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Excerpt from Florida’s Snowbirds: Spectacle, Mobility, and Community since 1945

  • Author(s): Desrosiers-Lauzon, Godefroy
  • et al.
Abstract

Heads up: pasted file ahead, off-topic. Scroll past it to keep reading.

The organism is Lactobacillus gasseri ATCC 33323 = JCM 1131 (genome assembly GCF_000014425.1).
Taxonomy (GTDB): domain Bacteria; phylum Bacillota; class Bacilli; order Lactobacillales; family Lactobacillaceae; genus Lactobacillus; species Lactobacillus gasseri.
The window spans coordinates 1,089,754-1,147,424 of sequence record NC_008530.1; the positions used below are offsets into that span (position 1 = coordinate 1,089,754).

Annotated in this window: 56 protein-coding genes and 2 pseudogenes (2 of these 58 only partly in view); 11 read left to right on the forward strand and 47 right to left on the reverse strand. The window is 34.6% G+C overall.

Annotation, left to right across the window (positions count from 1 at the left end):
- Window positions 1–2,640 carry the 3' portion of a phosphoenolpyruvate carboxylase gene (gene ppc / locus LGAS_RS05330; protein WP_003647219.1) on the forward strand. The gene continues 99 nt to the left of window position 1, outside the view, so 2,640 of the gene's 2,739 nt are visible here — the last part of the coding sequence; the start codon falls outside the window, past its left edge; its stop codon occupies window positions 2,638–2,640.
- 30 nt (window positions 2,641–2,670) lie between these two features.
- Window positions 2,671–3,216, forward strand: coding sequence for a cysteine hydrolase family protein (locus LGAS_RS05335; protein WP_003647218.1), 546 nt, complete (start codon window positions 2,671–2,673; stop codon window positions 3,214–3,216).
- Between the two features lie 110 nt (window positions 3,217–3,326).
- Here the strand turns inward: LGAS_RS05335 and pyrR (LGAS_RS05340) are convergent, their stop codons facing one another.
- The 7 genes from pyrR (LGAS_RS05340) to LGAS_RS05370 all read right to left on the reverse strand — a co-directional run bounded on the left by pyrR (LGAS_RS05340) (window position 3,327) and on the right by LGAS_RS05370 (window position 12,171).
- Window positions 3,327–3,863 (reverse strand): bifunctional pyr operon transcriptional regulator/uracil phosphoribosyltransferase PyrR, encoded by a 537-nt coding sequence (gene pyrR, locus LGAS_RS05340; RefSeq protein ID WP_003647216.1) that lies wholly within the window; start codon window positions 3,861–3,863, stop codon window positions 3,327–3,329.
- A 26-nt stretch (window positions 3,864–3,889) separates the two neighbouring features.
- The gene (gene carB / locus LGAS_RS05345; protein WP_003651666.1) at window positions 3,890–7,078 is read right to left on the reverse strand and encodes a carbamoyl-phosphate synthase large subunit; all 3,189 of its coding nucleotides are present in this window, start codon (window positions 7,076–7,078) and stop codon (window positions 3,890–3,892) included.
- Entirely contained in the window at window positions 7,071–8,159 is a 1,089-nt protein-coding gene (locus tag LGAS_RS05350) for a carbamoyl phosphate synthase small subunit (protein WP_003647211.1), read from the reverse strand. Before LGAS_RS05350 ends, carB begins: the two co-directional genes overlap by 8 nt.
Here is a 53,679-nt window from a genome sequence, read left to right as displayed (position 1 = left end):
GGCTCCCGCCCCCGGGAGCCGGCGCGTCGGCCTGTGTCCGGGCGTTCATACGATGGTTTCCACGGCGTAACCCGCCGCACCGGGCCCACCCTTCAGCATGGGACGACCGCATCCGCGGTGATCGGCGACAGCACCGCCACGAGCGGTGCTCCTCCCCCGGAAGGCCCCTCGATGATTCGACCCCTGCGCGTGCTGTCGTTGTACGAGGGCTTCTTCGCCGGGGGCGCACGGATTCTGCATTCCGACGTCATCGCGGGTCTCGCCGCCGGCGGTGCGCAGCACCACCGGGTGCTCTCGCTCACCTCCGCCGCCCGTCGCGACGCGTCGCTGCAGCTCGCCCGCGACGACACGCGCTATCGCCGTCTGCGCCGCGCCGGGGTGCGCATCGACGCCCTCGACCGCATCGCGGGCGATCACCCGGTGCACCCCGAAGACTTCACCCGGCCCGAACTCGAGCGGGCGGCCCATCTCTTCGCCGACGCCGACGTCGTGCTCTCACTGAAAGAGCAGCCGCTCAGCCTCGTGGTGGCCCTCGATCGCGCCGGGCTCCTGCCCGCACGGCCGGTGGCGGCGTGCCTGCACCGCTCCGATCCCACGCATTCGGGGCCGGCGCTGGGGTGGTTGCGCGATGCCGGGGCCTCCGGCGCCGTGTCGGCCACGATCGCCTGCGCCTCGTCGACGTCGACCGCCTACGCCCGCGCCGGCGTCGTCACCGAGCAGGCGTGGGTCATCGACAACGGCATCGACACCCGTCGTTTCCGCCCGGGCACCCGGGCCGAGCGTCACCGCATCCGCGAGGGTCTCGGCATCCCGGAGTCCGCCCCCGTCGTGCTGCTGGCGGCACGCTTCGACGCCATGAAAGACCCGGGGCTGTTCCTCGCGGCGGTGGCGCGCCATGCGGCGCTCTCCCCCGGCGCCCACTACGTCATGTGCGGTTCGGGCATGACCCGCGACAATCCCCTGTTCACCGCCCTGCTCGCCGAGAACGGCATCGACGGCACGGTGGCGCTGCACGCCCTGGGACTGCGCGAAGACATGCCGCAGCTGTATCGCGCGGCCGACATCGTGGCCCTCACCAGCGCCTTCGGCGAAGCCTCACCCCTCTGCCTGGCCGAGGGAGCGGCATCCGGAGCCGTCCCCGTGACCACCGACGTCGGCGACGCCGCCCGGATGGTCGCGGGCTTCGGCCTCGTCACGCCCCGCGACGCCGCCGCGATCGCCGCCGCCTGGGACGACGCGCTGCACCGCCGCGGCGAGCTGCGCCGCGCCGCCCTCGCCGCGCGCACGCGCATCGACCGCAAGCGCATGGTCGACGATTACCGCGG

Godefroy Desrosiers-Lauzon investigates the phenomenon of the “snowbirds.” Every year, tens of thousands of individuals from eastern Canada and the US Northeast, mainly older people, migrate to Florida for the winter months. Going beyond the usual sociological (and satiric) treatments, Desrosiers-Lauzon studies the development of the migratory flows in the post-1945 period and analyzes them in relation to structural issues in leisure studies, such as the roles of state-promoted tourism, economic development, and environmentalism. Rather than seeing the migrants as contributors to community, either through their presence or their economic input, Floridians have tended to build community by engaging in tourist-bashing—the outsiders being scapegoats for larger concerns over growth and environmental damage. One of the author’s important contributions is in addressing the question of how we should understand this group of border-crossing migrants as constituting “Americans,” and his implicit response to the set of works, of which Lizabeth Cohen’s Making a New Deal is perhaps the most prominent, that foreground the role of cultures of consumption in identity formation.

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